The Current Account Balance (CAB) is a function relating to a country’s Balance of Payments (BOP), others being the Capital Account and the Financial Account. Basically, it is the broadest measure of international flows of capital, goods, and services in and out of a country.
The Current Account Balance can strongly reflect a country’s overall economic position.
If the CAB of a country is standing at a surplus, then it indicates that the economy is a net creditor to the rest of the world. It also demonstrates how much that country is saving as opposed to investing, meaning that the country is providing an abundance of resources to other economies, and is owed money in return.
A CAB level that is in deficit however, shows that an economy that is a net debtor to the rest of the world meaning that it is investing more than it is saving and so is using resources from other economies in order to meet its own domestic consumption and investment requirements.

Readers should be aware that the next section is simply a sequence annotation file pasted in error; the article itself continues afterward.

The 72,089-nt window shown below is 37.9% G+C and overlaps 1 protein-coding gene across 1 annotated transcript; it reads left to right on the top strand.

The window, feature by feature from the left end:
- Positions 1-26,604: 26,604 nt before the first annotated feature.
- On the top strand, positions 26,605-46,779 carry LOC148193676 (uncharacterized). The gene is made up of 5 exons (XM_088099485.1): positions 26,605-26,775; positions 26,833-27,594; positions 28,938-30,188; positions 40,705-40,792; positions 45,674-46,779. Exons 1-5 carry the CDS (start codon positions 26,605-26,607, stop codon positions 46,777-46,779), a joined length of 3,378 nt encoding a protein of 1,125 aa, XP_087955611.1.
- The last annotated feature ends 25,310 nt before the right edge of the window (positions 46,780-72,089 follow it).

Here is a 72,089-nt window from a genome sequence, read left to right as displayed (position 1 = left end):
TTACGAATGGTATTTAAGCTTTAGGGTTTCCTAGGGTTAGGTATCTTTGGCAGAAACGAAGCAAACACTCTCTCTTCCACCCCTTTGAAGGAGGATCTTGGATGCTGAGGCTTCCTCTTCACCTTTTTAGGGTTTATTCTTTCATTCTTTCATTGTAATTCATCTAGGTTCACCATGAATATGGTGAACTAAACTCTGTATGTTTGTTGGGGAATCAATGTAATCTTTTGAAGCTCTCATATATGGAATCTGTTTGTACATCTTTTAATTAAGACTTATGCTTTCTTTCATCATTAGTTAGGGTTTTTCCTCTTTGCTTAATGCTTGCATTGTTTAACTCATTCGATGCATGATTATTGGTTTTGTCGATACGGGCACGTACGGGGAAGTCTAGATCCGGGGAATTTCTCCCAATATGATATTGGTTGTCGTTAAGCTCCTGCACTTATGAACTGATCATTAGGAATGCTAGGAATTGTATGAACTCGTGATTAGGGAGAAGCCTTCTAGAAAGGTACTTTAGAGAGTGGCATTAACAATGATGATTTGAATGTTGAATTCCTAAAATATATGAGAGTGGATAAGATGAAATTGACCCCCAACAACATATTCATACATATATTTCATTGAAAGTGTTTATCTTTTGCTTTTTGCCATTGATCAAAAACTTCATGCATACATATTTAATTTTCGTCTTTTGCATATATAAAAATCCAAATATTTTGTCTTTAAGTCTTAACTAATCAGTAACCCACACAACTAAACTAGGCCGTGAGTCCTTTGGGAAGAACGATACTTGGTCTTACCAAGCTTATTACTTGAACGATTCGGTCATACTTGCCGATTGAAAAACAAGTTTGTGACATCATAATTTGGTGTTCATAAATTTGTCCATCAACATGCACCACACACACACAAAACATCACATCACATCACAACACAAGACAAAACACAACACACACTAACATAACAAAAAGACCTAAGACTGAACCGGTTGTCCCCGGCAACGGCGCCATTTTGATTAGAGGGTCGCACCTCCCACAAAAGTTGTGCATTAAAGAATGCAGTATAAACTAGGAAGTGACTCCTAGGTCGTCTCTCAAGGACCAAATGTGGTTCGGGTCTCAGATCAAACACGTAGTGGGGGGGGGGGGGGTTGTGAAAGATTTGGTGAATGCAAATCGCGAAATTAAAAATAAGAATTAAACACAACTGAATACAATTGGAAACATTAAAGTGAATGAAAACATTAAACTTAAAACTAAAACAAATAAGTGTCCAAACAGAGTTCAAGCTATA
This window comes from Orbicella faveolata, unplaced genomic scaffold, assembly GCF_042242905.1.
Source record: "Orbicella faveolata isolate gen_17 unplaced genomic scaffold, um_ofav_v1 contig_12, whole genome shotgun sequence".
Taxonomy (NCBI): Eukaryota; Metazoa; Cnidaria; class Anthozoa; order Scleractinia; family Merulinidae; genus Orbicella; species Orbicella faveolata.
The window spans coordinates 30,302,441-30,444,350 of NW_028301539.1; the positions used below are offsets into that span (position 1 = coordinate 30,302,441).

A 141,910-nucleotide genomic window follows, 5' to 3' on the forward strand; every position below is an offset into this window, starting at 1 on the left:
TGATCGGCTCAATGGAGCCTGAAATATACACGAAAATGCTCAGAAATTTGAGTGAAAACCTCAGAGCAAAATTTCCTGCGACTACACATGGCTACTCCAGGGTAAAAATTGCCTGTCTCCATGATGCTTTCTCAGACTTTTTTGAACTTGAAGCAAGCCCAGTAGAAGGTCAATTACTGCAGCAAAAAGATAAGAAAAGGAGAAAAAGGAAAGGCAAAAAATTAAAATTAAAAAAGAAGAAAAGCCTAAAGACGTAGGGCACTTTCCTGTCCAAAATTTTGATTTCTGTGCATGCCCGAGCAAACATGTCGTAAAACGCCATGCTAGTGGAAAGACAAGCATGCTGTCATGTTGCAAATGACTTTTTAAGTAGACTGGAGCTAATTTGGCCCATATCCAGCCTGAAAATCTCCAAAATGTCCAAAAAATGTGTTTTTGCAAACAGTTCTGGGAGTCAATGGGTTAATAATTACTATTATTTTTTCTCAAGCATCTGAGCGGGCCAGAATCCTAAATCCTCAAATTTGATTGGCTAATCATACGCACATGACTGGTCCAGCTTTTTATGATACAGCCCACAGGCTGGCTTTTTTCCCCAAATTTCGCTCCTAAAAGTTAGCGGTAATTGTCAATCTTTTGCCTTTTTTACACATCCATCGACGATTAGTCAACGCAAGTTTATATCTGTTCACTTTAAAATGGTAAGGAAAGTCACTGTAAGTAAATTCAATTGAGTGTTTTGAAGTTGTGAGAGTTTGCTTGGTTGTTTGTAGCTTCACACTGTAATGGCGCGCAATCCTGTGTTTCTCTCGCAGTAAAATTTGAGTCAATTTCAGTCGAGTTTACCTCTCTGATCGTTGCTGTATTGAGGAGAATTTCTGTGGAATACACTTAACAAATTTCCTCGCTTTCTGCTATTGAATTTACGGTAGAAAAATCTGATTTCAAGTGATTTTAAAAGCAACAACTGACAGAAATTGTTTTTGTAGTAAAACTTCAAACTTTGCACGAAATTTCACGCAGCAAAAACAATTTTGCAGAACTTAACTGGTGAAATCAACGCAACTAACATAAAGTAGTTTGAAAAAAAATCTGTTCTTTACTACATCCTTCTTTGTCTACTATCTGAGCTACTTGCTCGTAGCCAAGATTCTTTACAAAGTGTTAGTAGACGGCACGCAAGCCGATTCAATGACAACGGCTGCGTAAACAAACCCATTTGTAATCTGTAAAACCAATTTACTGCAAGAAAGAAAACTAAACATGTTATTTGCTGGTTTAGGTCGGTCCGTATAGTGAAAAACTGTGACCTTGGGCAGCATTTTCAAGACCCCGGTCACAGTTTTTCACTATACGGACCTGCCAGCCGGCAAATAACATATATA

A country’s current account is a way to determine its economic activity and can allow us form a clear picture of the current extent of activity of a country’s industries, services and capital market, as well as credit or debt to other countries.
Theoretically speaking, the current account balance should be zero, in the real world however this is highly improbable.
The current account is the broadest measure of trade because it covers not only trade in goods and services but also investment flows between countries. It also represents the amount of U.S. assets that have been transferred into foreign hands to cover the gap between American exports and imports.
The formula used for calculating the current account balance is
CAB=X-M+NY+NCT. (Where X = Exports of goods and services, M = Imports of goods and services, NY = Net income abroad and NCT = Net current transfers.)